Skip to main content

Search the Special Collections and Archives Portal

Transcript of interview with Mary Kreuzer by Patricia Kohlman, December 15, 1975






On December 15, 1975, Patricia Kohlman interviewed Mary Kreuzer (born 1923 in Las Vegas, Nevada) in her home in Las Vegas. The two discuss Kreuzer’s childhood, as well as the different addresses that she’s lived at in Las Vegas. The interview concludes with a discussion on entertainment and small businesses before the population boom in Southern Nevada.

Digital ID


Physical Identifier



Kreuzer, Mary Interview, 1975 December 15. OH-01047. [Transcript.] Oral History Research Center, Special Collections and Archives, University Libraries, University of Nevada, Las Vegas. Las Vegas, Nevada.


This material is made available to facilitate private study, scholarship, or research. It may be protected by copyright, trademark, privacy, publicity rights, or other interests not owned by UNLV. Users are responsible for determining whether permissions are necessary from rights owners for any intended use and for obtaining all required permissions. Acknowledgement of the UNLV University Libraries is requested. For more information, please see the UNLV Special Collections policies on reproduction and use ( or contact us at

Standardized Rights Statement

Digital Provenance

Digitized materials: physical originals can be viewed in Special Collections and Archives reading room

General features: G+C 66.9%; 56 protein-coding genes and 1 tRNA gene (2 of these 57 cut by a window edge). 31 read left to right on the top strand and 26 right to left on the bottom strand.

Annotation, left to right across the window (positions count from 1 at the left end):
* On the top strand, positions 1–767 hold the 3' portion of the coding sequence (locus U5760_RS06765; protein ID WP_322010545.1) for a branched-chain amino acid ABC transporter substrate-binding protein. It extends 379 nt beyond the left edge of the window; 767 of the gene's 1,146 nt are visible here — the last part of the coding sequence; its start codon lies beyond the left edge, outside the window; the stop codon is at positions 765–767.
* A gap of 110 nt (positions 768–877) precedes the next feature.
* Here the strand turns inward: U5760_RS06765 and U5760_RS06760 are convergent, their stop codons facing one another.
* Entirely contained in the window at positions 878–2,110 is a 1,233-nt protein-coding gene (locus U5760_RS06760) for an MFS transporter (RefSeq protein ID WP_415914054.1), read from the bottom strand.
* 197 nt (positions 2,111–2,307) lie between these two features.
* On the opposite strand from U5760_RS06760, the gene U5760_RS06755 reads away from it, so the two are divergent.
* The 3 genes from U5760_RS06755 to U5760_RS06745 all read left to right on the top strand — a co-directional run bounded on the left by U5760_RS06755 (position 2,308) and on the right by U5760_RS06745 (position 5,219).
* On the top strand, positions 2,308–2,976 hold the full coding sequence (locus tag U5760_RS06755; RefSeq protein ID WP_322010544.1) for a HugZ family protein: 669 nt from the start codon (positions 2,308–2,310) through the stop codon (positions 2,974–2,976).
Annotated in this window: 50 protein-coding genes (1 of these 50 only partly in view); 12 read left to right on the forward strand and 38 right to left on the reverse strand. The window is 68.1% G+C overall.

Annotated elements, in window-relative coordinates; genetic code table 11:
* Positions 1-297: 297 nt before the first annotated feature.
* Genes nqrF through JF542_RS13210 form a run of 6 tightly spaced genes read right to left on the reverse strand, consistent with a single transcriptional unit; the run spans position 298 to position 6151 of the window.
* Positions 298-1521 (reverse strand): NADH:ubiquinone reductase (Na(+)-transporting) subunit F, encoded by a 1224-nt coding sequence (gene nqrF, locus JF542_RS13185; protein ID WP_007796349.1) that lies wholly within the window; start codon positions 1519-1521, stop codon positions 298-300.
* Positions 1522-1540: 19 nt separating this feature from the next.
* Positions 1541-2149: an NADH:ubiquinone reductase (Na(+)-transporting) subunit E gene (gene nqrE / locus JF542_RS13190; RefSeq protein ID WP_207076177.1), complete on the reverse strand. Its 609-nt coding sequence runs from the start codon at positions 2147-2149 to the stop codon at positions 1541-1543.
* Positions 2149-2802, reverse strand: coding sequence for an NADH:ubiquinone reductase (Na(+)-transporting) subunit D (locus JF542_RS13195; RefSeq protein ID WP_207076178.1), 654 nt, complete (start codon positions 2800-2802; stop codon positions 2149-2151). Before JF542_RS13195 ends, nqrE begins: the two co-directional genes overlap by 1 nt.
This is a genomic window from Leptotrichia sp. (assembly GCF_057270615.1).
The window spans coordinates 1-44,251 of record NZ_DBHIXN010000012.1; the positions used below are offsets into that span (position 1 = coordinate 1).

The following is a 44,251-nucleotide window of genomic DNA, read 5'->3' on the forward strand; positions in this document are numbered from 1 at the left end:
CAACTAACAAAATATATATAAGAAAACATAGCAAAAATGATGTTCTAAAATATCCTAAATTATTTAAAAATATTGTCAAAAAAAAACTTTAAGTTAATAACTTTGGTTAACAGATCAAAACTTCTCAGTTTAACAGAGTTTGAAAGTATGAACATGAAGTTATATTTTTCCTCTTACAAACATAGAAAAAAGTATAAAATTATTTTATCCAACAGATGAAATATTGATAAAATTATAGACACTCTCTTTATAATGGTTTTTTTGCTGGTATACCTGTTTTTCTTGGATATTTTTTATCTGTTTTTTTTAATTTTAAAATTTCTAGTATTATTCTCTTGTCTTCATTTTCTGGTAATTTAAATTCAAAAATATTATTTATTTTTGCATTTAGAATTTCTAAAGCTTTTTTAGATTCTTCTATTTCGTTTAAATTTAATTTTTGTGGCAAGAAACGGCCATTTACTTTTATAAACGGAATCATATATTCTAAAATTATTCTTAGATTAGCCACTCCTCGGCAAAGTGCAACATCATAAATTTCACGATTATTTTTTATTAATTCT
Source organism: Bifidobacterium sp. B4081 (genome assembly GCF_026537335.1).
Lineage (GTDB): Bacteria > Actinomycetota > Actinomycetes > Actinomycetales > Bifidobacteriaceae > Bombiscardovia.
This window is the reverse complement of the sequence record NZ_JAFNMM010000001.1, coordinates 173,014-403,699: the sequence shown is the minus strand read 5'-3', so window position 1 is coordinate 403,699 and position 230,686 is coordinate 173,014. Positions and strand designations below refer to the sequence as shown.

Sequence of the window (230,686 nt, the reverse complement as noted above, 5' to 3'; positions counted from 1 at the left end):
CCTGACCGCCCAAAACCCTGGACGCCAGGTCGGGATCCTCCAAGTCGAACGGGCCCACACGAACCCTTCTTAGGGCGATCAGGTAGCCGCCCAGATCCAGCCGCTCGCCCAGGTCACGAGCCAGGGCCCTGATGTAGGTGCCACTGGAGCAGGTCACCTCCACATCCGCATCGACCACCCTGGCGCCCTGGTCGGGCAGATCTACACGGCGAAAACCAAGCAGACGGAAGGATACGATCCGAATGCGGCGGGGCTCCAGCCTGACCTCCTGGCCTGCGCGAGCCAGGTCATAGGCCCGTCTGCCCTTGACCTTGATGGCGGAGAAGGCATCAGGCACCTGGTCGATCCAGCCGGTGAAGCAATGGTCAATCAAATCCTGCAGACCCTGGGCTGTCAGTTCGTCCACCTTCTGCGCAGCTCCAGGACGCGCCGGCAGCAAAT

UNLV University Libraries Mary F. Kreuzer i An Interview with Mary F. Kreuzer An Oral History Conducted by Patricia Kay Kohlman Ralph Roske Oral History Project on Early Las Vegas Special Collections and Archives Oral History Research Center University Libraries University of Nevada, Las Vegas UNLV University Libraries Mary F. Kreuzer ii © Ralph Roske Oral History Project on Early Las Vegas University of Nevada, Las Vegas, 2019 UNLV University Libraries Mary F. Kreuzer iii The Oral History Research Center (OHRC) was formally established by the Board of Regents of the University of Nevada System in September 2003 as an entity of the UNLV University Libraries’ Special Collections Division. The OHRC conducts oral interviews with individuals who are selected for their ability to provide first-hand observations on a variety of historical topics in Las Vegas and Southern Nevada. The OHRC is also home to legacy oral history interviews conducted prior to its establishment including many conducted by UNLV History Professor Ralph Roske and his students. This legacy interview transcript received minimal editing, such as the elimination of fragments, false starts, and repetitions in order to enhance the reader’s understanding of the material. All measures have been taken to preserve the style and language of the narrator. The interviewee/narrator was not involved in the editing process. UNLV University Libraries Mary F. Kreuzer iv Abstract On December 15, 1975, Patricia Kohlman interviewed Mary Kreuzer (born 1923 in Las Vegas, Nevada) in her home in Las Vegas. The two discuss Kreuzer’s childhood, as well as the different addresses that she’s lived at in Las Vegas. The interview concludes with a discussion on entertainment and small businesses before the population boom in Southern Nevada. UNLV University Libraries Mary F. Kreuzer 5 This is an interview with Mrs. Mary Kreuzer, conducted on December 15th, 1975 at 3255 Oil Lantern Street, Las Vegas, Nevada. I was born in Las Vegas. Right there in the Las Vegas Hospital? In Las Vegas Hospital. Uh-huh. And where is that located? Right behind the Fremont Hotel. It is a very small hospital. There were only two doctors in town then. Hmm. And that's where the Fremont Parking Lot is now. That doesn't exist anymore? No, no. Well, what brought your parents here? My father came out here and he and my mother lived in Searchlight in 1918. Oh. And he was at that time looking for some (unintelligible) for his business over in Searchlight. And then they did a lot of flogging in the Mount Charleston area all the way back over to Searchlight. Las Vegas was smaller than Searchlight at that time. (Laughs) What kind of business did Mr. Cashman have over there? He had the cars, and trucks, and sailboats, same as he had, and same as his family has now. Oh. They handle the (Unintelligible) and the Oldsmobile’s. He had the GNC— So they just laid and transferred at the hospital. UNLV University Libraries Mary F. Kreuzer 6 Uh-huh. Oh! And they moved to Las Vegas just shortly before I was born. Mm. And at that time, Las Vegas had oh, maybe fifteen hundred people. Maybe. Wow. Might've been smaller. It was by Bridger, right (unintelligible) and I imagine it does. It was right across from the school, the school band had three buildings. The first building was for kindergarten and first grade. And the second building was for third through sixth, and we had another small building, which was the high school. Mm-hmm. And I came in '33. They built another building and that housed the drugstore. And then one of the buildings burned down and they made great Las Vegas town and rebuilt the grade school. And Las Vegas High was about the center of town. As far back as I can remember, the town didn't go any further then what's now Fourth Street. (Unintelligible) This was oh, maybe a few blocks down. The Post Office was at the corner of Second and Third, (unintelligible). Mm-hmm. And then the middle of the block was the theatre. (Unintelligible) And they used to stop on the corner of Fourth Street by the theatre. Oh my gosh (Laughs) And they had what they called "Old Town". Mm-hmm. UNLV University Libraries Mary F. Kreuzer 7 Where some people settled in the Westside area, but there were never any racial problems. Everybody was accepted, everybody was equal to one another, society's— I was going to say, they were some of the original settlers here too, right? Right, they really were. I've kept these articles on me from the Las Vegas Review, for two hundred years. Bi-Centennial, I think. And the town was a lot of fun because everybody knew everyone. Mm-hmm. And we had one man who had a grocery store and it turned into a Red Cross—anybody that got straight A's on their report cards would get a free soda or chocolate shake, or whatever they wanted you know, anytime they would bring out the report cards—she's another good lady. Mm. She lived on the corner of Fourth and Fremont and went straight down south to sell. And let's see, as far as residential areas, there were limitations on them, they just didn't go very far. Nobody had heard of anything further east than this street. Mm. Which is now Las Vegas Boulevard South. And, oh I can't think of anything, except for when the school burned down, (unintelligible) I was in the fifth grade. Fourth grade, fifth grade? (Unintelligible) And you went to school in Texas for three years? Mm-hmm. Why did it take so long? Well, it just took them forever to get their money, and they didn't have their funding for schools and things like that, way back when, the city county had to take their own things. UNLV University Libraries Mary F. Kreuzer 8 Mm. And then Las Vegas High School was the only high school, and the kids didn't have to come all day. From Moapa Valley and from some other place, all to get an education further than sixth grade. Mm-hmm. And so, there was—it was just a completely different town before they started all the gambling areas. Do you have any ideas or speculations as to, about the distance from Searchlight? Back in the day? (Unintelligible) twenty-one, was the main reason. Because you see, the Santa Fe Railroad ran into Searchlight. Mm-hmm. And that was the closest railroad. Mm-hmm. And that was about the only railroad in Southern Nevada that even came close to Southern Nevada. We barely cut the corner there. But when (unintelligible) it came in, and ran from Los Angeles to Salt Lake City, and then Las Vegas started to grow. Do you remember Las Vegas as being prosperous--? It was just a small town really until gambling was legalized in-state. And until people found that it was a really good place to have vacations, as so forth and so on. Mm-hmm. And none of the hotels at first were building in 1942 and in 1943, El Rancho was the first hotel. And the Last Frontier came out--And so prior to that was the railroad the main business in Las UNLV University Libraries Mary F. Kreuzer 9 Vegas—that is, until the dam. And at that point, most of the nation was in the real depression. (Unintelligible) Mm-hmm. And of course, there was no real Boulder City at that point, so there was a lot of (unintelligible) going back and forth. I've been wondering—I've been working on a project for the last couple of weeks, and normally about (unintelligible), do you remember anything about it. Well, I don't remember so much about the Fort. And really, the only thing I remember is the swimming hole that right next to it. Mm-hmm. And I knew the people that lived in the Fort. Oh. And the people that lived across the street who shouldn't have been there. An outpost? (Laughs) And we were swimming and often got caught. (Laughs) And that was kind it. And we brought our bicycles out there. Hmm. And we also just rode our bicycles way out up to the landings, which was way out of town then. I mean, our parents didn't even like for us to go out there, it was so far out of town. What was out there at this time? They had the lakes, the original Lorenzi Swimming Pool. I don't know if you still call it that anymore. It's, yes, it's called the Twin Lakes at Lorenzi. UNLV University Libraries Mary F. Kreuzer 10 Twin Lakes, right. I should know, since I lived in Twin Lakes up until now. But it was just a real small town. Everybody we knew, everybody was real fun, everybody came by and around to see all the special events that were in town. What kind of social events took place? Well, I don't really remember much about it until Helldorado started. And my father was very active in the Elks. Mm-hmm. And of course there was a place for people to dance. So of course, we would have some music and the accordion too. It was a really friendly, fun town. Mm-hmm. What kind of activities took place during Helldorado? Oh the same things that they do now, but they were publicized in California so that a lot of people would come up o Las Vegas. But all of the schools, all of the organizations, everyone had floats. And entries and the like, concerning Helldorado and Kangaroo Court. Mm-hmm. And a friend of mine, we were taking dancing lessons at the time, and my mother made us a donkey outfit, and I was the front of the donkey, thank goodness. (Laughs) My poor friend, she had a terrible time because our feet would get tangled and all this. It was fun. And well, like I say, we didn't really feel the depression nearly as much as the other people did. Mm-hmm. And that was because of Boulder Dam, Hoover Dam, however you want to call it. And that brought in a lot of people. And I guess the more would stay and then the businesses grew and UNLV University Libraries Mary F. Kreuzer 11 then the hotels came in. And then that was really how it would grew at that time. (Unintelligible) And in regards to shopping centers— Do you remember any stores you did have? Well, Mr. Beckley's had a men's shop at the corner of Fifth and Fremont. It was the union store in town, and it was the only place to buy your clothes. (Unintelligible) and started a linen shop in Las Vegas and Fremont Street. And that was the place to go to do to your shopping. (Unintelligible) And she had a shop here in a place called Gold Hill and then she came down here. Oh. And she expanded her business. And now it’s on South Las Vegas Boulevard. Until, oh I think, it might be, forty, there were no really good shopping, good stores and a lot of us just went to California to do shopping in California. That was kind of a long trip shopping, wasn't it? Well yes, but when you want to buy clothes, that's where you went. Right (Laughs) You didn't have a Penney Store, the first one that I remember was (unintelligible) on Fremont Street then it moved down to (unintelligible) and oh, there was some hardware stores. Oh, it was a little town, but lots of fun. What was travelling to Los Angeles like in those days? It was an all day journey. Really? The highways in Nevada were much better than the ones in California. Hmm. UNLV University Libraries Mary F. Kreuzer 12 You'd get to California from Boulder and you'd have to pass the dry lake and during wet weather, it was terrible. And of course Victorville was something else, you'd get home, your car always boiled a real time—you'd get over it without boiling. Was it all paved at that time? Yes, but not like the roads are paved today. Was there anything between here and there at all? No, not really. Barstow, and everywhere along to Baker, which was also on the (Unintelligible) Railroad. Mm-hmm. Had to stop there—it was a full day's journey, to get from here to Los Angeles. Unless the police are around there, particularly up there around, Victorville, right. Was there any type of bus service between here and there? Do you remember? I don't recall any bus service, I really don't. You asked about car dealerships, Jim Cashman was one of the first, and he moved over here about (unintelligible) and then my parents moved to Boulder in 1923. Was he at the car dealership at that time? No, there was another man who had, I guess Mr. (Unintelligible) who had the car business, shortly after, and my uncle started working for Mr. Cashman, which is now Cashman Cadillac. That was the only thing—(unintelligible) It must've been quite a demand for transportation in Las Vegas. Well, the town was small, and people didn't really, none of us when we were in high school— well I did—but I was one of the few who grew up with a car, and of course I lost the keys all the time, and my father put in little tiny, ford, and instead of having to use a key, I had to slip this UNLV University Libraries Mary F. Kreuzer 13 little thing out and then the car would start. I never knew where I would find it, because everybody knew how to run it. Oh no. Particularly the (unintelligible) brothers who lived next to us. He would take it and bring it back and it was always empty. And at that point, my father was the textile distributor in Las Vegas. So I had to go to the Texaco station and fill up my car, put some gas in my to get to the service station (Laughs) As far as gambling is concerned, there was one area which was called the Red Light District, which was gambling and other activities that--the gambling didn't actually get started or enforced until, I would say around 1935 or '36. Was it a lot of effort to control it (unintelligible)? No, it never ever bother any of us. The local people of course, at that point, none of us gambled, it was a growing attraction from people out of state. Mm-hmm. Most of the local people didn't have (unintelligible) with gambling. Was there any (unintelligible) where they had any people or anything? No, this didn't start until oh, just really, fairly recently. So illegal gambling that took place was just people who knew about it? Right. But it wasn't prevalent, and there wasn't a lot of it. It wasn't a bit scale at all? No, no. There were public clubs when we were down in the district, where we were not supposed to go. Where was that located? Between Fremont and Ogden and Stewart Street. Mainly on First Street. UNLV University Libraries Mary F. Kreuzer 14 Mm-hmm. And if you were caught down there, your wife wouldn't speak to you for a long time. (Laughs) So as far as eating is concerned in the restaurants, I remember a couple of Chinese places that we used to eat. And of course anytime we went out (unintelligible) would come out because it was so small, and it was a real friendly town. Nobody ever felt like an outsider at that point. People just really drive by, and they were easy to get acquainted with. I think this has a lot to do with the growth of Las Vegas because people were accepted and didn't have to put on any airs, didn't have to have a lot of money, didn't have to have a lot of anything except honesty and it was just a really good town. I've heard the comparison of people that I've interviewed say that Reno was the very social conscious city where Vegas was just kind of a down to earth city. Right and it was that way even when it was going on in 1941 or '42. What would you say was probably the eating place that you know, the nicest? Oh, Fong's was. It was a Chinese Restaurant. When did that exist or was established in this town? Oh, I—all I can say is remembering it as far—as far back as I can remember. (Laughs) That's the same one that's here on Ogden, right? Yes, uh-huh. The Fong's has been here for a long, long time. Mm-hmm. And there was never any discrimination. The thought nothing of any type of people that came into town, just accepted them all and headed into town. Uh-huh. UNLV University Libraries Mary F. Kreuzer 15 And very little trouble in terms of (Unintelligible) And were the schools integrated at that time? Yes, and I never thought anything about it. We were all very good friends, in fact I still have some very, very good friends that live in Las Vegas, and I was really glad to see them that they were still around and doing well. That's good. We had no racial problems at all at school. Mm. The fact that there were any racial problems, it was probably more that the kids who were just really, shouldn't have been at school at all, and most of them were white. (Laughs) (Laughs) There were some troublemakers. But it was, they were fun. A fun town to grow up in, yes. What kind of school activities took place since it was the only high school? Well, we played as far as like the (unintelligible) and we played Canyon in Arizona, and indoors, and in Barstow, and some of the same ones that the high schools are playing now. But of course, there are towns (unintelligible) and that's the closest. And of course, making a trip to Reno was an all day trip. Mm. Good twelve hour drive, so we very seldom played against Reno, at that point. Mm-hmm. We'd go up to Pioche and Ely. Mm-hmm. UNLV University Libraries Mary F. Kreuzer 16 That was the main one that we'd like to see. But the, as far as communities, as far as spirit is concerned, everyone joined in. Mm-hmm. And I remember dances around the may pole. And I was going to ask you about yearly events that were traditional-- Oh yes, we always had, when the first of May and everyone would come, all the parents, all the—all the—they closed all of the stores so that all of the merchants could see their kids in there. All the finery, you never had to worry about walking the streets on a Las Vegas night. Mm-hmm. When we moved out to, where my mother still lives, on South Six Street, which was the last house in town, we thought of nothing of going to a movie and walking home, even though it would've been six or seven miles! Oh really. And nobody thought anything about it really. What was Christmas like in Las Vegas? Was there a lot of decoration like there is now? Well, most of the decorating, we could say the power company hadn’t grown that big—they didn't have nearly as much lighting as there is now. But we always had a lot of Christmas decorations (unintelligible) parades—Christmas Parties that most of the restaurants along the way. Hmm. It was just, a little town that all of a sudden started growing. When was graduation here? And what was did that look like? UNLV University Libraries Mary F. Kreuzer 17 In high schools. Well, the main high school, the one and only. As I recall, we graduated on the field. Do you recall anyone from your class? I'll have to take that back. When we graduated from high school, we graduated from the (Unintelligible) Memorial Building. It was on the corner of North Fifth Street and Stewart Street. Hmm. And (unintelligible) those were our graduation ceremonies. It was, just like everything else. Everyone was friendly. How many were in your graduating class? Let's see, we had--one hundred thirty five. Oh that's a good size. But just, that was, there was only one high school. (Laughs) What type of building was the Memorial Building? It was just a big auditorium. We had a stage. Yes. They used to have a little place from school and concerts, the orchestra and the band, singing groups would go over there for those, because the only other place for those was the gymnasium at the high school. And this wasn't really conducive to everyone because your back was turned towards somebody all the time. That's right. So the war memorial building, as they called it then, had a stage and the seating room area (unintelligible) I think you had down here, if there was any particular club or bar that is your favorite— UNLV University Libraries Mary F. Kreuzer 18 (Laughs) Actually, there were so few places that you could call a "club." Uh-huh. When the El Rancho was built, a lot of people would go out there, and then the Frontier was built. Sunday nights, everybody in town went to the Frontier and one of the most memorable moments, and one that's happened annually, I think ever since, oh, I think it was when Liberace first started. Oh wow. And he played the piano, and the background music was recorded by the Philharmonic Orchestra. And he played with that recording. Oh. But it was a lot—it was different from how Liberace is now, he didn't try to sing. (Laughs) This was a help. (Unintelligible) Let's see here— (Tape one ends) As facilities are concerned, we had, I think two fire trucks. The fire station was on Second Street or on Fremont and Ogden. It was a volunteer fire department, and when the fire bell started ringing everybody ran to help the fire, because the town was small. Mm-hmm. It wasn't— Was there much problems with fires? UNLV University Libraries Mary F. Kreuzer 19 No, not that I recall. In fact it was (unintelligible) because we did get a lot of fires and they would have them every now and again. Though they did have two trucks. And the sheriff's office was right next to that. (Unintelligible) go to jail. (Laughs) (Laughs) It was just like any small town. Mm-hmm. But with a lot more fun, and then we got big. (Laughs) We had, well, when I was growing up, the first hospital that I had here, Las Vegas Hospital, and in the early 1930s, Doctor Woodberry, he was one of the board members of the School Board, and Doctor (Unintelligible) which the hospital wanted to have (unintelligible) on North Las Vegas Street. Mm-hmm. Which is still there. And still up the road. Then in 1944, there was an old (unintelligible) facility where the old folks lived. And that became another hospital, which is now the Clark County Hospital. Yes, that's the hospital. Yes, my father was the county commissioner and he told us that he was on the hospital board when they built that hospital. Mm-hmm. He was also commissioner--well, he's still the county commissioner at the end of World War II. He had to move or rather, find a space other than where Nellis Air Base is for the commercial airlines to come in. And my father traveled all over the United States for about a year and my UNLV University Libraries Mary F. Kreuzer 20 husband (unintelligible) his business friend, and he purchased a property, or as one of the commissioners said, he was out on the field with it. Mm-hmm. The original airport was where the Hughes Terminal is now. But everybody thought that it was much too large and that it would never be used. Do you know why they chose that particular location? That was the closest that they could get into town. Nobody would ever believe that they would need an airport. And it was very important that people could get into Las Vegas was (unintelligible) and you needed to have a good place for an airport. Of course it was way out of town then. My husband had concessions at the airport with—souvenir shop, a restaurant, the slot machines and a bar. Mm-hmm. And everybody just thought that it was a ridiculous situation—something that was just not going to work. Uh-huh. Now you have to park in a parking lot, but it's so far out, you'd have to walk further— When did you first begin to really burn? Do you—? Real big boom, just started after World War II. Mm-hmm. So many of the Air Force people that came here liked it, and stayed. Oh. And they found of course (unintelligible) and advertising and gambling, and legal gambling— What part was the first commercial airline to? UNLV University Libraries Mary F. Kreuzer 21 Western. Western? I'm quite sure it was. And then the other ones came. Slowly, all of them started to. Do you remember any of your father's activities when he was commissioner? Mm, I don't know. I can't really remember the things that I did do. All I can remember is that my husband was working about twelve hours a day, keeping him and my brother and law, keeping my father's business going while he was out being county commissioner. (Laughs) (Laughs) But my, of all the things that did happen in the ten years between then and World War II, just so many things, the town grew so fast. Bugsy Siegel opened the Flamingo that was quite an event, just to think that someone that everybody knew was a gangster (Laughs) but he was allowed to open the Flamingo. (Laughs) Here he was fine. Hmm. They kept a real close eye on him, he was a pretty good guy. Were the county commissioners directly involved with him at that time? Controlled gambling, or? No, by then, they did have a state gaming board. Reno's always had more gambling than Las Vegas had. But the people from Las Vegas had a better place to go, as far as finance was concerned, and that's what helped to bring a lot of people to Las Vegas and a lot of people are still here. They consider themselves natives now. (Laughs) (Laughs) UNLV University Libraries Mary F. Kreuzer 22 Even though there was a town here before then. So I think that mainly, Nellis Air Base helped build Las Vegas. Mm. Because so many of the people who came here, stayed. Mm-hmm. Was most of the population located within the city or within the county? Within the city. Mm. We were in the county because the El Rancho hotel, or where all of their duplexes for the army officers, and my husband was an officer, and we were married at the El Rancho Village. A lot of the people were in there of course, are now very, in politics, in social organizations since being in Las Vegas. It's so hard to remember everything without thinking about it. You asked about cab or bus services, I guess we've always had sort of like cabs, well, I don't remember any cabs, or really—the buses did start running through Las Vegas. Though I can't tell you which bus was first one to come through. But Mister (Unintelligible) started the Las Vegas to Reno bus line. What line is that? Mm, the late 1930s, because he was running the buses from 1914 to (unintelligible). But I can't—my sister was three years ahead of me, four years ahead of me, and when she first started, I don't think they were the best lines at all. Was there a lot of traffic in that Las Vegas to California, and Utah? It—yes. It continued to grow because the highways were better suited for travel than the northern part of the state. And this also helped Las Vegas grow. People coming into town, and while you do settle down in a small town, it grew too fast. It had its growing pains, but it was hard for anybody to keep up with all the (unintelligible) into town. UNLV University Libraries Mary F. Kreuzer 23 Oh. As far as the education was concerned, they had great schools and great teachers. A lot of them now are still with the school district only because they (unintelligible) Harvey (Unintelligible) came down here in, oh I don't know, I talked to my sister who was in the United States. So I've had to be by 1936. Mm-hmm. And he's still here. A lot of principals are still here, only because the schools now are named after very prominent people. And I know all the names, and I knew the people when they were alive. It's been a lot of time because oh, like, okay, my daughter in law, she was there, and (Unintelligible) was another name, name of her school actually. It's just up straight. It's kind of fun to see all of the former teachers and the people have schools named after them. Cashman High was named after my uncle, so. Oh. Yes, there was a radio station here. It must've been started when, early 1930s. The first radio station, or well, was built by Mack Filch. It later became, I can't remember the call letters but, he used to use a lot of talent. Oh. So the one thing that I really remember the most was that I had to play the piano and I sang. (Laughs) It wasn't too great. But this is, that radio station, was way out of town at that time. But now it’s about where Maryland Parkway and Stewart Street is. Wow. But at that time, the radio station was way out on the edge of town. UNLV University Libraries Mary F. Kreuzer 24 Hmm. But it's not at the edge of town anymore. (Laughs) We went through the financial climb back. Although, as far as the weather concerned, there's a lot more wind now because there are more trees, there are more people watering lawns, all the rest of it. What did Las Vegas look like when you were growing up? Were there many trees and grass and-- Oh yes, we all had a lot of trees, and a lot of grass. Mostly cottonwood trees. The people are of course, shying away from those now. Because so many of the people are allergic to them. (Laughs) But everyone has, a lot of (unintelligible) all the rest of it. The city hall, was where the—where's the boat now, Katie? It was, it must be where the court house is. (Unintelligible)? No, the, it was on—I think Second and Third Street. Mm-hmm, where the big building is now. But they used to have a bandstand there and every Friday, Saturday nights, a band and everyone would go to the parking lot in the nice weather. And we used to have a lot of fun with community and things like that. And everybody would go. We knew everybody that was there. The city library was on the same property. Mm-hmm. And it was just a real small building. But it was, just a real friendly, real nice community. I heard even earlier, that Fremont Street was Fremont? Oh yes. The houses down there ran up to Second Street. Mm. And that was a whole business district as I remember it. It was only from Second to Main Street. UNLV University Libraries Mary F. Kreuzer 25 Mm. And over that, over on the edge of town, it was on Bridger and Second Street. Mm. It was just two blocks off of Fremont. Oh. It was a really neat market. I used to take my wagon and go get groceries for my mother. The Main Street, there was only one. Or I guess Fremont Street was the main street and Main Street itself was there of course. Von Tobel's Lumber Company, was the furthest thing on that end- But it was mostly business like it is today? Uh-huh. We did have one movie house which later became they El Portal. But at first it was on Second and Bridge Street. And then Mr. (Unintelligible) built that one, but they had (unintelligible) and I don't know whether it's still called the Palace Theater or not. It's on Second Street. At first, none of us were allowed to go--later on though it turned better. They had all the Frankenstein’s and we got to see those. Primary industry when I was little, just like any small town, there was no really big stores. Mm-hmm. Just little small businesses. Small businesses? Small businesses, everybody knew everybody else. So we could go (unintelligible) buy whatever is needed, and get home with it. And know that I would have the right change and all the rest of it. No identification or anything else. I don't know. Well, Ernie Cragin, the man who got the theater, was a man for years and years and years, a really fabulous man. His wife still lives here. I think she re-married. (Unintelligible) property down on Charleston. UNLV University Libraries Mary F. Kreuzer 26 Mm-hmm. Just a charming lady, just really very nice. Let's see, Mister Graftman, Marty Graftman, was another one too. Politicians in town. They all--he's very well known here. (Unintelligible) state senator. Mm-hmm. His wife still (unintelligible) I think she's going to California. (Unintelligible) Hmm. Most of the doctors have already passed away. Their widows still live here, and I get to see them two or three times a year at various events. (Laughs) Oh. The, it’s so hard to remember things off the top of my head. Why don't you let me think about this for a little bit and then I'll see what I can remember. Okay, well I really appreciate the knowledge you've given me. And taking the time to do it for me, thank you. (Laughs) (Laughs) Well, you're just real welcome for that. And I'll see if I can find some more things that would be of interest. I have boxes of (unintelligible) that you might like of old Las Vegas, and stuff like that. (Unintelligible) (Audio ends)